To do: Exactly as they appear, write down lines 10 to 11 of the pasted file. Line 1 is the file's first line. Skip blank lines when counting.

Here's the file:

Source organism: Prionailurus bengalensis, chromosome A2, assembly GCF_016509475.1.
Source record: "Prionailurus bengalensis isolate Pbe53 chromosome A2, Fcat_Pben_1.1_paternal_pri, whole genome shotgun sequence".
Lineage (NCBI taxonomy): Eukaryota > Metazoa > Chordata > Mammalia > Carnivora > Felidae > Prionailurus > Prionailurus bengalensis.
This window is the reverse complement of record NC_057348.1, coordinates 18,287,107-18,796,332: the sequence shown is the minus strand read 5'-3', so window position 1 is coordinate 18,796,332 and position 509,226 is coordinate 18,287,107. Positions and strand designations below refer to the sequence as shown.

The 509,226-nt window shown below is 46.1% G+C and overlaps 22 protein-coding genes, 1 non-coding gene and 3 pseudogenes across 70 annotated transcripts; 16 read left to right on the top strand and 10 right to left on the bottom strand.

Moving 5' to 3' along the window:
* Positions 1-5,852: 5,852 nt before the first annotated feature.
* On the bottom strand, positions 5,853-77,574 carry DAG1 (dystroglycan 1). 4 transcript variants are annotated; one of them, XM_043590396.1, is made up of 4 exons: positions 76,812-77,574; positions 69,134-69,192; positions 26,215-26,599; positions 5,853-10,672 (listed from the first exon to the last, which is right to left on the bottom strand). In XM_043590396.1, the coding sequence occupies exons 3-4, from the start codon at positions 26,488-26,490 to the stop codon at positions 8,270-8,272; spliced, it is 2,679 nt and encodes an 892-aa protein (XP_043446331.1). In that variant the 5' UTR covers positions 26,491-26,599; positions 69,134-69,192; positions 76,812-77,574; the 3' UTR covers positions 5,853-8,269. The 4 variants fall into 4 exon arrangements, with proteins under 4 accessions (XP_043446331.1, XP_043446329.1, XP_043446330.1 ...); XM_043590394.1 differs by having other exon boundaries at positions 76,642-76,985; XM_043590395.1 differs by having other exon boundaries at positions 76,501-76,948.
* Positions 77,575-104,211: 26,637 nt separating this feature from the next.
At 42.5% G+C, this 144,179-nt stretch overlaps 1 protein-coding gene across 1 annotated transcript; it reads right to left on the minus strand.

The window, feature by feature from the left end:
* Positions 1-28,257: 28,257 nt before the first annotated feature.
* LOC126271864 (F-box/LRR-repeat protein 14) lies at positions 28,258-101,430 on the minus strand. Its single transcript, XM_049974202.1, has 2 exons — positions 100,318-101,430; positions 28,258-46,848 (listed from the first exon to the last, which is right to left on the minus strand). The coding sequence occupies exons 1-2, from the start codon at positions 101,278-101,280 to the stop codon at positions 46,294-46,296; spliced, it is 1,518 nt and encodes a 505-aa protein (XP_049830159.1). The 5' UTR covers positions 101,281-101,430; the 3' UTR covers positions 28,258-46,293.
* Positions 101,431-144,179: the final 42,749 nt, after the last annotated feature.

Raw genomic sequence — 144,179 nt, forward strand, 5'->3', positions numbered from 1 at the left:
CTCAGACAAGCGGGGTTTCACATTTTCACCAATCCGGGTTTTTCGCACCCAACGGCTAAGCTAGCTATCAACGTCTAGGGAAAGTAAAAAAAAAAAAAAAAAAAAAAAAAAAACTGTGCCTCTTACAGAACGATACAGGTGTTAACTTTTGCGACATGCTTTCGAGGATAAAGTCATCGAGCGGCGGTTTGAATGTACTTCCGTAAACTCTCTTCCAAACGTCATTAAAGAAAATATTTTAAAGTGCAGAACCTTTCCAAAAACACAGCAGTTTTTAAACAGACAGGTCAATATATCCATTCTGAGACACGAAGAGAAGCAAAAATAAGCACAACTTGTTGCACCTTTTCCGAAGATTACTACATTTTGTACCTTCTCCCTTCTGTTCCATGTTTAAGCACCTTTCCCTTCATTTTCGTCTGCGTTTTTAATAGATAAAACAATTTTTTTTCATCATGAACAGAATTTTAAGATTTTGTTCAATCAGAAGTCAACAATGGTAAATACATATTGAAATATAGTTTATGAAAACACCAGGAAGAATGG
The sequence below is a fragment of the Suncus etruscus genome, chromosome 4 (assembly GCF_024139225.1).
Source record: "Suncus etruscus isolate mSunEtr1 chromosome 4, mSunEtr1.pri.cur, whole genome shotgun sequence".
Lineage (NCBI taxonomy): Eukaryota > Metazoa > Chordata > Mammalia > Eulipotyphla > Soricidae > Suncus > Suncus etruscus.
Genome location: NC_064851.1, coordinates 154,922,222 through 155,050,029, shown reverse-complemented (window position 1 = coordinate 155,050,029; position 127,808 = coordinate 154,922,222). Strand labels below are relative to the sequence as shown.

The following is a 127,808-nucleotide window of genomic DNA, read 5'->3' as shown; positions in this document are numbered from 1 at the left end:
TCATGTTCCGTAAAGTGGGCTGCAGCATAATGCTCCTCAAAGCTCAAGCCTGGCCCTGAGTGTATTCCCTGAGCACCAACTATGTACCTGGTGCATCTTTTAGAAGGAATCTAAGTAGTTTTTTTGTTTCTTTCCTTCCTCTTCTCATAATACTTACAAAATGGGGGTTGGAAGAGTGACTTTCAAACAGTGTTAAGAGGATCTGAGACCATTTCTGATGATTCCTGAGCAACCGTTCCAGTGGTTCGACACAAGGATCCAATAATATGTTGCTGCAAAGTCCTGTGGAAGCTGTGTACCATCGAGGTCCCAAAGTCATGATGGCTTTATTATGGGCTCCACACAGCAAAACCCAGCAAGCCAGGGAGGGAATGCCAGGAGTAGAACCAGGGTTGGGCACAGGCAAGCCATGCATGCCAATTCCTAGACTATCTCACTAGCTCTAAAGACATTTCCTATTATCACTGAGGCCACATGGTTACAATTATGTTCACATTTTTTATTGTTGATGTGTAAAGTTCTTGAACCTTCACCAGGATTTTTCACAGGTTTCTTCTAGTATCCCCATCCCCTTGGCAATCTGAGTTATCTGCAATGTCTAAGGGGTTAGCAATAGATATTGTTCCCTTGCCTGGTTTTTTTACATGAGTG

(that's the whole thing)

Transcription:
At 42.5% G+C, this 144,179-nt stretch overlaps 1 protein-coding gene across 1 annotated transcript; it reads right to left on the minus strand.

The window, feature by feature from the left end: